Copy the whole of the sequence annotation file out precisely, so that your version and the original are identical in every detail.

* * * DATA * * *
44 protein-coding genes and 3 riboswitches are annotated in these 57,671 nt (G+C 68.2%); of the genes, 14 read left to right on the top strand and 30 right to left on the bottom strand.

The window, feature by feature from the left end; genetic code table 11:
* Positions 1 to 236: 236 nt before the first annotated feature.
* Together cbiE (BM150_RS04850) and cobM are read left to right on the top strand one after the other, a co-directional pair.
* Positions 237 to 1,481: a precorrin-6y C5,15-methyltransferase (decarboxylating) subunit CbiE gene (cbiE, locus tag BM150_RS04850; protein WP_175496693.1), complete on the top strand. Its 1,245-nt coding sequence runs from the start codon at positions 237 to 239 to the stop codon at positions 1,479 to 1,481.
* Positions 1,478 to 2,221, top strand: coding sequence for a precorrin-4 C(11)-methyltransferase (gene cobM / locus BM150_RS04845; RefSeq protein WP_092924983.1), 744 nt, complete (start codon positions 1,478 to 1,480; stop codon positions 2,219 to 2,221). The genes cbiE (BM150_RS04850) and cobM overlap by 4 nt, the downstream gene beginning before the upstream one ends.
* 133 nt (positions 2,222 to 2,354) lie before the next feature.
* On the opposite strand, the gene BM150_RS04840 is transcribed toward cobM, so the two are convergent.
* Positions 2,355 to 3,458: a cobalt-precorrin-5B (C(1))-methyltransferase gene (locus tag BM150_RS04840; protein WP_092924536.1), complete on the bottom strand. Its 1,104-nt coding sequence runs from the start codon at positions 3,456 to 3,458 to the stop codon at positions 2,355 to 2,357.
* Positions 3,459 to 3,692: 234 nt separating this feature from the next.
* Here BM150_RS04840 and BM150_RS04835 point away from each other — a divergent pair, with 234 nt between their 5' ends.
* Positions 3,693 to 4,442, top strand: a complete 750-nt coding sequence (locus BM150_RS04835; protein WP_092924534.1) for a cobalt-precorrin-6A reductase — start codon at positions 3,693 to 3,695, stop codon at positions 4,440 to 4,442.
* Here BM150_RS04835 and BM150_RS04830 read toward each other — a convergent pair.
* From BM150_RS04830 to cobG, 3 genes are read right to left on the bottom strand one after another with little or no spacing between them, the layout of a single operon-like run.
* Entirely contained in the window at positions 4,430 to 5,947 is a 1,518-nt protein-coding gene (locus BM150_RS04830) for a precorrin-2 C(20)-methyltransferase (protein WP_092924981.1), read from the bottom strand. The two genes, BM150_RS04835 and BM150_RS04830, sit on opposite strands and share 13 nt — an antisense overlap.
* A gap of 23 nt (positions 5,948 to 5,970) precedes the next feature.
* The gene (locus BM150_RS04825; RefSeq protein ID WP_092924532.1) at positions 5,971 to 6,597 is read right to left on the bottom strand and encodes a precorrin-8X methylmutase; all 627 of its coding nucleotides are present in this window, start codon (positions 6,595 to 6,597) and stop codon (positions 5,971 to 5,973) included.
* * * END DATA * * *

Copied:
44 protein-coding genes and 3 riboswitches are annotated in these 57,671 nt (G+C 68.2%); of the genes, 14 read left to right on the top strand and 30 right to left on the bottom strand.

The window, feature by feature from the left end; genetic code table 11:
* Positions 1 to 236: 236 nt before the first annotated feature.
* Together cbiE (BM150_RS04850) and cobM are read left to right on the top strand one after the other, a co-directional pair.
* Positions 237 to 1,481: a precorrin-6y C5,15-methyltransferase (decarboxylating) subunit CbiE gene (cbiE, locus tag BM150_RS04850; protein WP_175496693.1), complete on the top strand. Its 1,245-nt coding sequence runs from the start codon at positions 237 to 239 to the stop codon at positions 1,479 to 1,481.
* Positions 1,478 to 2,221, top strand: coding sequence for a precorrin-4 C(11)-methyltransferase (gene cobM / locus BM150_RS04845; RefSeq protein WP_092924983.1), 744 nt, complete (start codon positions 1,478 to 1,480; stop codon positions 2,219 to 2,221). The genes cbiE (BM150_RS04850) and cobM overlap by 4 nt, the downstream gene beginning before the upstream one ends.
* 133 nt (positions 2,222 to 2,354) lie before the next feature.
* On the opposite strand, the gene BM150_RS04840 is transcribed toward cobM, so the two are convergent.
* Positions 2,355 to 3,458: a cobalt-precorrin-5B (C(1))-methyltransferase gene (locus tag BM150_RS04840; protein WP_092924536.1), complete on the bottom strand. Its 1,104-nt coding sequence runs from the start codon at positions 3,456 to 3,458 to the stop codon at positions 2,355 to 2,357.
* Positions 3,459 to 3,692: 234 nt separating this feature from the next.
* Here BM150_RS04840 and BM150_RS04835 point away from each other — a divergent pair, with 234 nt between their 5' ends.
* Positions 3,693 to 4,442, top strand: a complete 750-nt coding sequence (locus BM150_RS04835; protein WP_092924534.1) for a cobalt-precorrin-6A reductase — start codon at positions 3,693 to 3,695, stop codon at positions 4,440 to 4,442.
* Here BM150_RS04835 and BM150_RS04830 read toward each other — a convergent pair.
* From BM150_RS04830 to cobG, 3 genes are read right to left on the bottom strand one after another with little or no spacing between them, the layout of a single operon-like run.
* Entirely contained in the window at positions 4,430 to 5,947 is a 1,518-nt protein-coding gene (locus BM150_RS04830) for a precorrin-2 C(20)-methyltransferase (protein WP_092924981.1), read from the bottom strand. The two genes, BM150_RS04835 and BM150_RS04830, sit on opposite strands and share 13 nt — an antisense overlap.
* A gap of 23 nt (positions 5,948 to 5,970) precedes the next feature.
* The gene (locus BM150_RS04825; RefSeq protein ID WP_092924532.1) at positions 5,971 to 6,597 is read right to left on the bottom strand and encodes a precorrin-8X methylmutase; all 627 of its coding nucleotides are present in this window, start codon (positions 6,595 to 6,597) and stop codon (positions 5,971 to 5,973) included.